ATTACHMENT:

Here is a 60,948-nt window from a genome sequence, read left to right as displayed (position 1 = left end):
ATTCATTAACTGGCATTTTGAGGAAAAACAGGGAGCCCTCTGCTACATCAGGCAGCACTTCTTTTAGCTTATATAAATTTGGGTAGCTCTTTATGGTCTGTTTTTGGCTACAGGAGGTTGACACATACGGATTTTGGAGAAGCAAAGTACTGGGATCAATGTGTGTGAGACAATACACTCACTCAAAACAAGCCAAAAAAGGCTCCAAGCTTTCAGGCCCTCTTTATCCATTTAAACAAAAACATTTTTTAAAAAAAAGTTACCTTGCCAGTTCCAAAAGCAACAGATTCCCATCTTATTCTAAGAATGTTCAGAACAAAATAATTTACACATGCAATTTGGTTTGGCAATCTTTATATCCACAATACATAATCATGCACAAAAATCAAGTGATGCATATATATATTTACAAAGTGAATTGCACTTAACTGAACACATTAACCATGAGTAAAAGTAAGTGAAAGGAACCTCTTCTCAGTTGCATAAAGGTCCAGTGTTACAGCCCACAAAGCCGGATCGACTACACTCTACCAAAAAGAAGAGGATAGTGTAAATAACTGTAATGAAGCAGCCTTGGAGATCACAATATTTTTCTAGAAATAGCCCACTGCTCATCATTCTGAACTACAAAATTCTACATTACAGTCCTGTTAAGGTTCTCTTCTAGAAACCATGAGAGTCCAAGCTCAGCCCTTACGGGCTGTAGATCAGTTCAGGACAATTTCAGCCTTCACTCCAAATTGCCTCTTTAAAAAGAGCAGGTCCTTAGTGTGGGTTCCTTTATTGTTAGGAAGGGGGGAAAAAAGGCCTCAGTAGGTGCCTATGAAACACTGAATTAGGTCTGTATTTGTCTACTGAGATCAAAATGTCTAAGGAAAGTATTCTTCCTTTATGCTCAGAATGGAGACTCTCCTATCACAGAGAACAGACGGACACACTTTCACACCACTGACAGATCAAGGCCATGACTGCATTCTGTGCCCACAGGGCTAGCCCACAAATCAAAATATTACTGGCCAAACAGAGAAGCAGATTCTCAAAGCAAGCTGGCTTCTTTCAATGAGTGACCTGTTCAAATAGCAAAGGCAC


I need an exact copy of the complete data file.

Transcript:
Here is a 60,948-nt window from a genome sequence, read left to right as displayed (position 1 = left end):
ATTCATTAACTGGCATTTTGAGGAAAAACAGGGAGCCCTCTGCTACATCAGGCAGCACTTCTTTTAGCTTATATAAATTTGGGTAGCTCTTTATGGTCTGTTTTTGGCTACAGGAGGTTGACACATACGGATTTTGGAGAAGCAAAGTACTGGGATCAATGTGTGTGAGACAATACACTCACTCAAAACAAGCCAAAAAAGGCTCCAAGCTTTCAGGCCCTCTTTATCCATTTAAACAAAAACATTTTTTAAAAAAAAGTTACCTTGCCAGTTCCAAAAGCAACAGATTCCCATCTTATTCTAAGAATGTTCAGAACAAAATAATTTACACATGCAATTTGGTTTGGCAATCTTTATATCCACAATACATAATCATGCACAAAAATCAAGTGATGCATATATATATTTACAAAGTGAATTGCACTTAACTGAACACATTAACCATGAGTAAAAGTAAGTGAAAGGAACCTCTTCTCAGTTGCATAAAGGTCCAGTGTTACAGCCCACAAAGCCGGATCGACTACACTCTACCAAAAAGAAGAGGATAGTGTAAATAACTGTAATGAAGCAGCCTTGGAGATCACAATATTTTTCTAGAAATAGCCCACTGCTCATCATTCTGAACTACAAAATTCTACATTACAGTCCTGTTAAGGTTCTCTTCTAGAAACCATGAGAGTCCAAGCTCAGCCCTTACGGGCTGTAGATCAGTTCAGGACAATTTCAGCCTTCACTCCAAATTGCCTCTTTAAAAAGAGCAGGTCCTTAGTGTGGGTTCCTTTATTGTTAGGAAGGGGGGAAAAAAGGCCTCAGTAGGTGCCTATGAAACACTGAATTAGGTCTGTATTTGTCTACTGAGATCAAAATGTCTAAGGAAAGTATTCTTCCTTTATGCTCAGAATGGAGACTCTCCTATCACAGAGAACAGACGGACACACTTTCACACCACTGACAGATCAAGGCCATGACTGCATTCTGTGCCCACAGGGCTAGCCCACAAATCAAAATATTACTGGCCAAACAGAGAAGCAGATTCTCAAAGCAAGCTGGCTTCTTTCAATGAGTGACCTGTTCAAATAGCAAAGGCAC